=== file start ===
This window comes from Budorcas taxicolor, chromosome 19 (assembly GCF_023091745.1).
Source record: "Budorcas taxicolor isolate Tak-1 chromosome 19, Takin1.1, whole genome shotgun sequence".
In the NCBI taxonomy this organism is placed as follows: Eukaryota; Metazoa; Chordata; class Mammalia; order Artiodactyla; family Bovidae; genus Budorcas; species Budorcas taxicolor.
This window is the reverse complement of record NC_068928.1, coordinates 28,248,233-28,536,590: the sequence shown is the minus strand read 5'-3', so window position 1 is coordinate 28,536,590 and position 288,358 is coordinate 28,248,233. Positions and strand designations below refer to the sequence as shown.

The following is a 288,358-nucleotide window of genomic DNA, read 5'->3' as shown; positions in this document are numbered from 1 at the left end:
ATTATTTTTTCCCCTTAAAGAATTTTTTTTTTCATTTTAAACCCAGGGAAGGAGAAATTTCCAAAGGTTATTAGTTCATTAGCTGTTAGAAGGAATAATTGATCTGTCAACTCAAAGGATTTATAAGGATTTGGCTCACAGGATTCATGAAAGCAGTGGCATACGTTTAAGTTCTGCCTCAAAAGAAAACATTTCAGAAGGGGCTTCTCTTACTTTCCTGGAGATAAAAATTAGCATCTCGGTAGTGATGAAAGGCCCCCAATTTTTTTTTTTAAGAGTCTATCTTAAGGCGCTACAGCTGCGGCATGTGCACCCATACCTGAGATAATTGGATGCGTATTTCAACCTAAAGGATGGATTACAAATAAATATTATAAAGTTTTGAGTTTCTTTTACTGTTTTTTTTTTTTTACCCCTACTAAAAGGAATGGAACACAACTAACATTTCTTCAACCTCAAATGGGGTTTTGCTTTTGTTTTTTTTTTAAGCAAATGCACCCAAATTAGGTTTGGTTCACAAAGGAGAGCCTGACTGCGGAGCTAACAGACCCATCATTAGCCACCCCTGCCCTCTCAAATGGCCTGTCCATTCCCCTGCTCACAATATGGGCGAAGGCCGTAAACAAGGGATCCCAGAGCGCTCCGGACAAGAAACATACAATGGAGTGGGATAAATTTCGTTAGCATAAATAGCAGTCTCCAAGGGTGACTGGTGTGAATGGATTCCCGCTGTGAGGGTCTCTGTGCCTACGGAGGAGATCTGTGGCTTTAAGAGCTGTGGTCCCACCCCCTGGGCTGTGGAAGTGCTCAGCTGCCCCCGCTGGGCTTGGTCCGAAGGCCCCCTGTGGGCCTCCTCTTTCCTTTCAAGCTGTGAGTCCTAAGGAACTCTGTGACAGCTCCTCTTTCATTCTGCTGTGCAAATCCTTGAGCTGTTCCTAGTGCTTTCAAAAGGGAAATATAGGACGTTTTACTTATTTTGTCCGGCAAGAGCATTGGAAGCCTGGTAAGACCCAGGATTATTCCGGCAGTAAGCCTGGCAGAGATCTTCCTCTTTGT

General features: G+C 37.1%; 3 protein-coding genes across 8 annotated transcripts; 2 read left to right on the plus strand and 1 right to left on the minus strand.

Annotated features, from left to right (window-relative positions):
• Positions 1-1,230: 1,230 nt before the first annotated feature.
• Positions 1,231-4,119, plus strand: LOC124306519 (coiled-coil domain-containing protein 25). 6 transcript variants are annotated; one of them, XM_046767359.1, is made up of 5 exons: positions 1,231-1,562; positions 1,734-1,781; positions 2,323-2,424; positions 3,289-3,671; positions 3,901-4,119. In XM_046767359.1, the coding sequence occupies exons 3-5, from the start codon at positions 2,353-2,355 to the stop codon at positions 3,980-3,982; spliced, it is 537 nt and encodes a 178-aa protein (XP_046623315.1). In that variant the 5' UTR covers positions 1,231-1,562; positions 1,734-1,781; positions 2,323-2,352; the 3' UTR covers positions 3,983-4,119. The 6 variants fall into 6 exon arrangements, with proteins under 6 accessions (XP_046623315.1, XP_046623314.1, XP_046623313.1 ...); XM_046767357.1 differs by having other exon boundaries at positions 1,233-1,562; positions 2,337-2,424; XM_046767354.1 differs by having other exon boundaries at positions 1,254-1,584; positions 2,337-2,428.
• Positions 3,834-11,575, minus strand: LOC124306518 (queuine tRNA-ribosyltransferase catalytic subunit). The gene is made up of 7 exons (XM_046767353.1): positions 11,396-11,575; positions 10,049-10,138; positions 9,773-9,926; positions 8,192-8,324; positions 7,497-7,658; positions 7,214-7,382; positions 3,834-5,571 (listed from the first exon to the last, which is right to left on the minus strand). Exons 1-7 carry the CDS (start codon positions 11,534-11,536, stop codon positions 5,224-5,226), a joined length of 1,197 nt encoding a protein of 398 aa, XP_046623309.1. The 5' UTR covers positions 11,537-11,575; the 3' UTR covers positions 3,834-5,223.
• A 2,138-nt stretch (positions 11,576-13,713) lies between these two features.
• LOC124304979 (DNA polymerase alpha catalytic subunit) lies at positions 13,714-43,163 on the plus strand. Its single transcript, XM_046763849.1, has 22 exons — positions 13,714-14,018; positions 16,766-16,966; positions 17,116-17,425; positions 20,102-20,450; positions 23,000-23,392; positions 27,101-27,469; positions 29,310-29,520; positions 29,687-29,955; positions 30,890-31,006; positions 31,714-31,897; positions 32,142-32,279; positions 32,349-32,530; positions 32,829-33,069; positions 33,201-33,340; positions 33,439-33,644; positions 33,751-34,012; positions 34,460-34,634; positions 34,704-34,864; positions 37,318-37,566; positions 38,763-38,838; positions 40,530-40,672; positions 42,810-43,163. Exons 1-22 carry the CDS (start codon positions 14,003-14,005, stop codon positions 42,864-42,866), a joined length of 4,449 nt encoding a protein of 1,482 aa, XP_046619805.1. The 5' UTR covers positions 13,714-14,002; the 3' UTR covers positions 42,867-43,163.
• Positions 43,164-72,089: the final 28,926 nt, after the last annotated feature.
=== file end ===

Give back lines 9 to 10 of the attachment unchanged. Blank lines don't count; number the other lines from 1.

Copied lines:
• Positions 1-1,230: 1,230 nt before the first annotated feature.
• Positions 1,231-4,119, plus strand: LOC124306519 (coiled-coil domain-containing protein 25). 6 transcript variants are annotated; one of them, XM_046767359.1, is made up of 5 exons: positions 1,231-1,562; positions 1,734-1,781; positions 2,323-2,424; positions 3,289-3,671; positions 3,901-4,119. In XM_046767359.1, the coding sequence occupies exons 3-5, from the start codon at positions 2,353-2,355 to the stop codon at positions 3,980-3,982; spliced, it is 537 nt and encodes a 178-aa protein (XP_046623315.1). In that variant the 5' UTR covers positions 1,231-1,562; positions 1,734-1,781; positions 2,323-2,352; the 3' UTR covers positions 3,983-4,119. The 6 variants fall into 6 exon arrangements, with proteins under 6 accessions (XP_046623315.1, XP_046623314.1, XP_046623313.1 ...); XM_046767357.1 differs by having other exon boundaries at positions 1,233-1,562; positions 2,337-2,424; XM_046767354.1 differs by having other exon boundaries at positions 1,254-1,584; positions 2,337-2,428.